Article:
Open Access
Issue
BIO Web Conf.
Volume 14, 2019
The 12th International Conference on the Health Effects of Incorporated Radionuclides (HEIR 2018)
Article Number 03018
Number of page(s) 1
Section Dosimetry and Dose Assessment: Poster presentation
DOI https://doi.org/10.1051/bioconf/20191403018
Published online 07 May 2019

Identifying occupational exposure to uranium is complicated by the presence of varying amounts of natural uranium found in urine samples due to environmental (dietary) intakes [1]. At AWE, when the total uranium activity in urine in a sample is reported above the investigation level (2.5 mBqd-1), then several lines of enquiry are made to determine whether this is of occupational or environmental origin. They include: obtaining a further sample; obtaining information on the person’s diet and work history; investigating uranium isotope ratios using alpha and mass spectrometry.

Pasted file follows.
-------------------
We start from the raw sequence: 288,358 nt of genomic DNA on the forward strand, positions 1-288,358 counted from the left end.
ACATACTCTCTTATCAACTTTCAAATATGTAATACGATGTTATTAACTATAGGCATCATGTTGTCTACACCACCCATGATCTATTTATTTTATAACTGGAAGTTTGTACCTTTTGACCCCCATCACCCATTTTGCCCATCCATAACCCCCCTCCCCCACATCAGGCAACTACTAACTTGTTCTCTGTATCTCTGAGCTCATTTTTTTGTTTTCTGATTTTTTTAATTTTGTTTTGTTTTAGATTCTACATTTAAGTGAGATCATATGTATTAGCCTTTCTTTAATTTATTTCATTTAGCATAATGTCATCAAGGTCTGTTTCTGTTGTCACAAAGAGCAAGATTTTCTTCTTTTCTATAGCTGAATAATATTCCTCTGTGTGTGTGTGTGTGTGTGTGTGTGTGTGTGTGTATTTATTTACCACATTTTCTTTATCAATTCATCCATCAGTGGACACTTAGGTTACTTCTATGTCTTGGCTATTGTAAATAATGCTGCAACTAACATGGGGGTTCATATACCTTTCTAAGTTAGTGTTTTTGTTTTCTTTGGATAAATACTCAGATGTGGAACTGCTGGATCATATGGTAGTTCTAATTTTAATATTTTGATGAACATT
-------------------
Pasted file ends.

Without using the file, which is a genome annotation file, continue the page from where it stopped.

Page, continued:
An increase in the number of urine samples with total uranium activity above investigation levels has been observed at AWE in recent years. This appears to be related to the provision on site of a new source of bottled drinking water with a relatively high content of natural uranium. However, it is not always possible to determine with confidence the origin of an elevated uranium in urine result. There can be significant consequences, in terms of the assessed dose, from incorrectly attributing the origin of the exposure.

References


© The Authors, published by EDP Sciences, 2019

Licence Creative Commons
This is an open access article distributed under the terms of the Creative Commons Attribution License 4.0 (http://creativecommons.org/licenses/by/4.0), which permits unrestricted use, distribution, and reproduction in any medium, provided the original work is properly cited.

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